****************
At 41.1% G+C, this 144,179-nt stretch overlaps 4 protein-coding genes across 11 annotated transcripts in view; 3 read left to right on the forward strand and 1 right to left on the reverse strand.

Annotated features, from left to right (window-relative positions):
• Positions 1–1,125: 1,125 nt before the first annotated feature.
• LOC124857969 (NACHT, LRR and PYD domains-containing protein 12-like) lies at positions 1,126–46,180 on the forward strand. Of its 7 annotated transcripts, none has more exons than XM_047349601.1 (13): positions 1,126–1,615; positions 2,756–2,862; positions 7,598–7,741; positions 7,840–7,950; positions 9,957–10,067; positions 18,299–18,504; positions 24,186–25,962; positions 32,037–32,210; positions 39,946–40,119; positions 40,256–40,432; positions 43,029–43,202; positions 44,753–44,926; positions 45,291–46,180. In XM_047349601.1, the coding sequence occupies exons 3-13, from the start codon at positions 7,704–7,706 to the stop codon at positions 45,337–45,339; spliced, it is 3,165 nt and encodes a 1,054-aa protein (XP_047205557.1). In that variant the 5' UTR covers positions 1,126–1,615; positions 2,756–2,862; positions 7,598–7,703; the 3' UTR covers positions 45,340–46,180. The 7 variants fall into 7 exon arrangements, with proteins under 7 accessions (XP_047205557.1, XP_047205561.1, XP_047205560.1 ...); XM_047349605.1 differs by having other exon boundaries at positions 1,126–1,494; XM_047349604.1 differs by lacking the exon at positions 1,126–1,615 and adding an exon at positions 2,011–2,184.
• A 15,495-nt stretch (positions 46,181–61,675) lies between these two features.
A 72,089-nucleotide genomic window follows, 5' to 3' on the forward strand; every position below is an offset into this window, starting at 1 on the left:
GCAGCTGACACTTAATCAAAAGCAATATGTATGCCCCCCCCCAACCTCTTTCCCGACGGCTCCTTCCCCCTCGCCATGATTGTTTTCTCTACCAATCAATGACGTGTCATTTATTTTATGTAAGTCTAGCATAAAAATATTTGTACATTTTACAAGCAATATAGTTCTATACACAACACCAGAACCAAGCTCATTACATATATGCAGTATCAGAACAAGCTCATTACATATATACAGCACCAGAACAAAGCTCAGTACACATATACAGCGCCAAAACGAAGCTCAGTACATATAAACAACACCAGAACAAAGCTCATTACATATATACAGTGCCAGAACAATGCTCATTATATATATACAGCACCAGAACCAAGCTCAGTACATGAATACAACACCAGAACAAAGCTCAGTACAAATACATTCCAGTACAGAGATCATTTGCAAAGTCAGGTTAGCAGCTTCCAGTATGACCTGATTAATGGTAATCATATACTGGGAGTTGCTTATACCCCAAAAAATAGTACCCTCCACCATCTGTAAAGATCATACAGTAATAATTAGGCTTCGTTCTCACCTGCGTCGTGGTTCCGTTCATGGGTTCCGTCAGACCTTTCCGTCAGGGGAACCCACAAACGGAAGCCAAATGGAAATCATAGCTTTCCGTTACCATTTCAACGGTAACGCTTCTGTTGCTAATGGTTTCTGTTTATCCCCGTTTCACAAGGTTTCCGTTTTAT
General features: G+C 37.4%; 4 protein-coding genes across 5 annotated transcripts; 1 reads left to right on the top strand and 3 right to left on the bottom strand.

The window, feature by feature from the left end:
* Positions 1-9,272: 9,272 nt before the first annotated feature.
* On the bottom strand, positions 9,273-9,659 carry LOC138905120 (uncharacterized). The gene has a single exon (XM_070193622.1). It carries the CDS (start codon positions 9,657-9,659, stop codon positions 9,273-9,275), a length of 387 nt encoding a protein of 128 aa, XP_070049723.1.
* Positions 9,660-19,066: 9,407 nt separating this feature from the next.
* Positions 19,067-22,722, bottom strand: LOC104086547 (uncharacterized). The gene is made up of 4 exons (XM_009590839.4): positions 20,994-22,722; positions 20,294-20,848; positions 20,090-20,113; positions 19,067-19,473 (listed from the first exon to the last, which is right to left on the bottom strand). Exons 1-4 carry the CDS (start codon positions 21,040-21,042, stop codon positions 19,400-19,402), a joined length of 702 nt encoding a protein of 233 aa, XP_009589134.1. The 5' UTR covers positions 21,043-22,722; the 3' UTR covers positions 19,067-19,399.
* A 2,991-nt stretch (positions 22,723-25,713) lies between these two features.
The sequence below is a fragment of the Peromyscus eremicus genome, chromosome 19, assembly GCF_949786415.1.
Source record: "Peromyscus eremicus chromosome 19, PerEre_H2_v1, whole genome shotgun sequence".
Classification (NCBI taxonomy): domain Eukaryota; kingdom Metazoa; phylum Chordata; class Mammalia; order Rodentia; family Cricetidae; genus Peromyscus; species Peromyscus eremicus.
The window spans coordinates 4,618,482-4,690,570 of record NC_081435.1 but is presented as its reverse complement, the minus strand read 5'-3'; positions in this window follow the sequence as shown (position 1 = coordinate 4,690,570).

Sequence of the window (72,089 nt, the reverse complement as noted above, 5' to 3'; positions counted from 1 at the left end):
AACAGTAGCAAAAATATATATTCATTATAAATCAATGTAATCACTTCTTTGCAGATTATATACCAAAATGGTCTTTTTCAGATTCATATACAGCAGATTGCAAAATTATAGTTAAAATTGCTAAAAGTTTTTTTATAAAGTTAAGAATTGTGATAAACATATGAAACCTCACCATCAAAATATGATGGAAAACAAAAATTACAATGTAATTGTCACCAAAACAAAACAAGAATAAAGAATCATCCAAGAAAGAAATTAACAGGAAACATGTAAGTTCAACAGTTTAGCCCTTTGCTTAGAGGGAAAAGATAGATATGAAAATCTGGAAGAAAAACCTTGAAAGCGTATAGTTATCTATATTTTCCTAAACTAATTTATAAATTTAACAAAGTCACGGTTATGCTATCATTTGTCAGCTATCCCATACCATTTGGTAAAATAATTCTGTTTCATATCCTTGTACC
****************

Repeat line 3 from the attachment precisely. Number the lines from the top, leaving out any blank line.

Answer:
• Positions 1–1,125: 1,125 nt before the first annotated feature.